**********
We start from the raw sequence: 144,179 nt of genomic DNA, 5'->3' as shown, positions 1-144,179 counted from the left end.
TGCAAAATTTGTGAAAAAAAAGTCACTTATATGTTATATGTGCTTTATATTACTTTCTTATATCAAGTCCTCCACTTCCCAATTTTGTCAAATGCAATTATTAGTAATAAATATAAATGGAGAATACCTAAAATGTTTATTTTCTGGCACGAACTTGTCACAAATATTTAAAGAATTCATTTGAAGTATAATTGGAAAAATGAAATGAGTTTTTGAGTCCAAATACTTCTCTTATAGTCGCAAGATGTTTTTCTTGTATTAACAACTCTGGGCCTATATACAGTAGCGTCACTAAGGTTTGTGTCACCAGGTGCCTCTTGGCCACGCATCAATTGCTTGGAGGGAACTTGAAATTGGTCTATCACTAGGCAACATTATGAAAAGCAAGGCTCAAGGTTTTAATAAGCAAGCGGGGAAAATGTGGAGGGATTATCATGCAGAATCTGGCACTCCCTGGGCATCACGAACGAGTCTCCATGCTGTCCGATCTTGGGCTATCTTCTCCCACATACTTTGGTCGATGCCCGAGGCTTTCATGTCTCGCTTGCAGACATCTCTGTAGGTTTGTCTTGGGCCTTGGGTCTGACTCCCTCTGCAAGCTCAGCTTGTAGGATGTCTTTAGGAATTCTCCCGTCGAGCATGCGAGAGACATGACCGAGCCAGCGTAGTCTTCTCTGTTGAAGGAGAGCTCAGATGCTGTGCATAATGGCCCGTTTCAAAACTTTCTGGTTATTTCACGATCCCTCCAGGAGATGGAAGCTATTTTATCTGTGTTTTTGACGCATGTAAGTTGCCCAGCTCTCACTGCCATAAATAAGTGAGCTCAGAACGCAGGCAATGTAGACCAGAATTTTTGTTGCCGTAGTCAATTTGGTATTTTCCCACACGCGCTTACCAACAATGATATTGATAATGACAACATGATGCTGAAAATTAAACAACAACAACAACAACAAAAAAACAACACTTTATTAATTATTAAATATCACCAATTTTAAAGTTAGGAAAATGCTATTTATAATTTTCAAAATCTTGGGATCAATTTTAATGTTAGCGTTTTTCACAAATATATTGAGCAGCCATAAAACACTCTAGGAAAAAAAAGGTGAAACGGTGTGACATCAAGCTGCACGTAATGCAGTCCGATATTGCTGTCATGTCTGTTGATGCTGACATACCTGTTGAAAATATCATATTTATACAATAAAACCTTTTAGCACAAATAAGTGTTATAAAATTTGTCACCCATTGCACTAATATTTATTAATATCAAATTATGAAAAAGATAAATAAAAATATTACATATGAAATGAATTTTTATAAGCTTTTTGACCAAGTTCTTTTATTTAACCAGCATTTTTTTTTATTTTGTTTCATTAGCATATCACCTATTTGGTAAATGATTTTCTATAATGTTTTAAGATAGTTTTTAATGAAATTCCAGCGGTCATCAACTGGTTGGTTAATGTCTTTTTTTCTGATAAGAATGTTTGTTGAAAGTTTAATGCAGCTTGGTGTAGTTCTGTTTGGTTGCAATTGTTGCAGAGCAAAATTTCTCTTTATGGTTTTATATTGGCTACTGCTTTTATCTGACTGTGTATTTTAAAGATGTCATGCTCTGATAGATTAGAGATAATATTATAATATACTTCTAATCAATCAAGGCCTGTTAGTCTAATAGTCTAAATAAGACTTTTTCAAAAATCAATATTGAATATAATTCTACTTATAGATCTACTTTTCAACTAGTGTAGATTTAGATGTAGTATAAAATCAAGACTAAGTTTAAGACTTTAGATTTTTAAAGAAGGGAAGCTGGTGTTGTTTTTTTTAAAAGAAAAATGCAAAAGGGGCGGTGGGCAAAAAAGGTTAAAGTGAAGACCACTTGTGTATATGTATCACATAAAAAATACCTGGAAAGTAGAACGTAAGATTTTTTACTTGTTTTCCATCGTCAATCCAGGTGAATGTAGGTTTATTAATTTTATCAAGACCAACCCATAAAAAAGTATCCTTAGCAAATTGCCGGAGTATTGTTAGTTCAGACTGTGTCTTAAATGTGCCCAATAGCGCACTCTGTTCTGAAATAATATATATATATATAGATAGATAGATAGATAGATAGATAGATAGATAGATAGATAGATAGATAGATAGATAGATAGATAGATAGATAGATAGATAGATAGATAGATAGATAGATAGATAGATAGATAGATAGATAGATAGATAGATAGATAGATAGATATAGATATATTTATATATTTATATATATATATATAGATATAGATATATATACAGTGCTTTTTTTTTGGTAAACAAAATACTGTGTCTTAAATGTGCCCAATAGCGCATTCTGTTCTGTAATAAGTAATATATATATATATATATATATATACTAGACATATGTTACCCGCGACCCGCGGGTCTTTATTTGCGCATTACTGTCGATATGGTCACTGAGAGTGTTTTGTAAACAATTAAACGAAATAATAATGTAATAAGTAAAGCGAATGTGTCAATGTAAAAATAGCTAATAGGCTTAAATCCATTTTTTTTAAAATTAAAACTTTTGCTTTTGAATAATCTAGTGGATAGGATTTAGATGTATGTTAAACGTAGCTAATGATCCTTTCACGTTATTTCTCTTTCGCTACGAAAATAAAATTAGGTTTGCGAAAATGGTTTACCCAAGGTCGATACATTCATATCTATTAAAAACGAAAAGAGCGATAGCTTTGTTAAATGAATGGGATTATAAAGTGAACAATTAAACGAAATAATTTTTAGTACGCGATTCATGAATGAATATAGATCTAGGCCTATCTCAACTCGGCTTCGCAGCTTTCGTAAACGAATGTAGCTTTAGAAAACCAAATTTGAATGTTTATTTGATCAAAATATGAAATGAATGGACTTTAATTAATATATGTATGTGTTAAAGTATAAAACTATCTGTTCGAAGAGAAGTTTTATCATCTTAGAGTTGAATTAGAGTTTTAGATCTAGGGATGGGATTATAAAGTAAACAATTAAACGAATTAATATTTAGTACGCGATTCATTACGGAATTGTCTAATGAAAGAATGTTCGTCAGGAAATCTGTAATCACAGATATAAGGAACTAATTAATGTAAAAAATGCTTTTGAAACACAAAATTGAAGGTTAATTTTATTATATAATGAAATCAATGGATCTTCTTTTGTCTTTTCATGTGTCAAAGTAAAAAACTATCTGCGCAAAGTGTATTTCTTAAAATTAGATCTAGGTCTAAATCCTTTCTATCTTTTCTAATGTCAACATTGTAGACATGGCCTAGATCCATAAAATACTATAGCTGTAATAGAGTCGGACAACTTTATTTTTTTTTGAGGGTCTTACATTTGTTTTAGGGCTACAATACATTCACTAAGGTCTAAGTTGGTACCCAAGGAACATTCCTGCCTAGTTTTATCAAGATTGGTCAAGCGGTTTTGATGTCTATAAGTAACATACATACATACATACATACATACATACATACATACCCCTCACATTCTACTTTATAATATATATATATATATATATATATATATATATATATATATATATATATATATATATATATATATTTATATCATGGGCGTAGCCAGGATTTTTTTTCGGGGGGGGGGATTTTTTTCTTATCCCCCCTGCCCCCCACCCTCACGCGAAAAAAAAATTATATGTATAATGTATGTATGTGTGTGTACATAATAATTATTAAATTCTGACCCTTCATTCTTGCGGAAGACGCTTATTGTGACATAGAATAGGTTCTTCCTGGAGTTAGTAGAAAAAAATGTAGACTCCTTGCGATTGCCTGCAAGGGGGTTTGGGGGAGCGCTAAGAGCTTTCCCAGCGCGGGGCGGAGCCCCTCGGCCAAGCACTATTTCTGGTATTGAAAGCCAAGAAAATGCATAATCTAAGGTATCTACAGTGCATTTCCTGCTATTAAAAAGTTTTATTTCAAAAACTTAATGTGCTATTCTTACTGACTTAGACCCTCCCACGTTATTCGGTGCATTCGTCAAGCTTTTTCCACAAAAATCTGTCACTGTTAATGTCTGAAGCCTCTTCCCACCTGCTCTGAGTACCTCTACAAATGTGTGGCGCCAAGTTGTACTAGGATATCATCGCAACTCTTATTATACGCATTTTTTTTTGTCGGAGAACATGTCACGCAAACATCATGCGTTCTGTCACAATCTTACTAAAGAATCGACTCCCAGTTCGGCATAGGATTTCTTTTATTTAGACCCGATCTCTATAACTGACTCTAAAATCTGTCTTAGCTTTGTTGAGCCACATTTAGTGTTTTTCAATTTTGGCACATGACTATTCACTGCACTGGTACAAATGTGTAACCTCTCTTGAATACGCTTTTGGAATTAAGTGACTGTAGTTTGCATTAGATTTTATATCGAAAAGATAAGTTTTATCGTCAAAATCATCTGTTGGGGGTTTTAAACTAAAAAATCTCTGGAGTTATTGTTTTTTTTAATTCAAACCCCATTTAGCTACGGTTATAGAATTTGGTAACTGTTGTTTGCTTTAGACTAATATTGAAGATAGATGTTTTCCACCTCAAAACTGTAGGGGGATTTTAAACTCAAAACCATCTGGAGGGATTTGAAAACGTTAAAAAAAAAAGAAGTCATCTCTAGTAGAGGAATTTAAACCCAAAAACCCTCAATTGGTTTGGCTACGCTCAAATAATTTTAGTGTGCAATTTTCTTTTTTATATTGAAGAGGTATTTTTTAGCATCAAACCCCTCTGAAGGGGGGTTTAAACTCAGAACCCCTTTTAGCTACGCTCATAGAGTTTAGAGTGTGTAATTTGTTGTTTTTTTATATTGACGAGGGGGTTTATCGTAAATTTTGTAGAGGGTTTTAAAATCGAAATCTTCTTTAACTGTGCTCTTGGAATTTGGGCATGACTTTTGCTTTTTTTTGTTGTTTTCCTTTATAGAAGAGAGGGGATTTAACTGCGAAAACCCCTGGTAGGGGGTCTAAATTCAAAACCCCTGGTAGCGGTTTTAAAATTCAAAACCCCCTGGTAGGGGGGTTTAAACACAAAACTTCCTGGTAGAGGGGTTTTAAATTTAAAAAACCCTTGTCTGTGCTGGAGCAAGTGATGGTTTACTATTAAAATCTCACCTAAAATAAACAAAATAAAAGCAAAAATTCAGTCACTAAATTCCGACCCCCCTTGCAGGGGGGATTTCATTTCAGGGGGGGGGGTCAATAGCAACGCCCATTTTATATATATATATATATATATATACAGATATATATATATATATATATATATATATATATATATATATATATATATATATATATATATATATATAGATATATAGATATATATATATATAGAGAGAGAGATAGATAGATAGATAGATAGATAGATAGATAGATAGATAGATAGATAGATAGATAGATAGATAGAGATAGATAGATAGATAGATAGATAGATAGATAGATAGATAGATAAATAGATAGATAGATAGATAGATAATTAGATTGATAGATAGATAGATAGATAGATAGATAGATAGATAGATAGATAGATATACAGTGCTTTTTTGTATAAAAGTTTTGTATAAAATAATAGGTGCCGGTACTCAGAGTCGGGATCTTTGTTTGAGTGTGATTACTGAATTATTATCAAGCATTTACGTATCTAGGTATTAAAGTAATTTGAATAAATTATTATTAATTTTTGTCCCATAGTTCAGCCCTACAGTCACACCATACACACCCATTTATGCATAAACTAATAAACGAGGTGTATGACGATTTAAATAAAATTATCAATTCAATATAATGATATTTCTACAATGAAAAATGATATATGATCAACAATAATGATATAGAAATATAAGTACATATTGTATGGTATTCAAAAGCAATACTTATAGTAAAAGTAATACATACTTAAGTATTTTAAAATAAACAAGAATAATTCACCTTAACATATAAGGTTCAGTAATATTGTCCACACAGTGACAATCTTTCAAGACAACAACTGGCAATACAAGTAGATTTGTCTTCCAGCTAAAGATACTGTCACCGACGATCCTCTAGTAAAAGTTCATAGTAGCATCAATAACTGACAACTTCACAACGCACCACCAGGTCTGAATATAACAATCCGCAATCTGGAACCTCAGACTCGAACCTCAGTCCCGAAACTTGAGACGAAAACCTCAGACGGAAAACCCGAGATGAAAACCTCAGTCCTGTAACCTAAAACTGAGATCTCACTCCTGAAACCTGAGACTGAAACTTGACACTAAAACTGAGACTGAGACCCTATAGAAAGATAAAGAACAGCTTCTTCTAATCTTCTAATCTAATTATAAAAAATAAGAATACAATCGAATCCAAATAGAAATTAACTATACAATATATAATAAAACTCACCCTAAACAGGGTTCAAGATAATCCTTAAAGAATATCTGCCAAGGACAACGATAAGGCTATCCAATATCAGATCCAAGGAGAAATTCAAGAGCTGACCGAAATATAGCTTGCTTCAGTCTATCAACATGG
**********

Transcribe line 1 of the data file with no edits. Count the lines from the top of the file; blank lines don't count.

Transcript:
We start from the raw sequence: 144,179 nt of genomic DNA, 5'->3' as shown, positions 1-144,179 counted from the left end.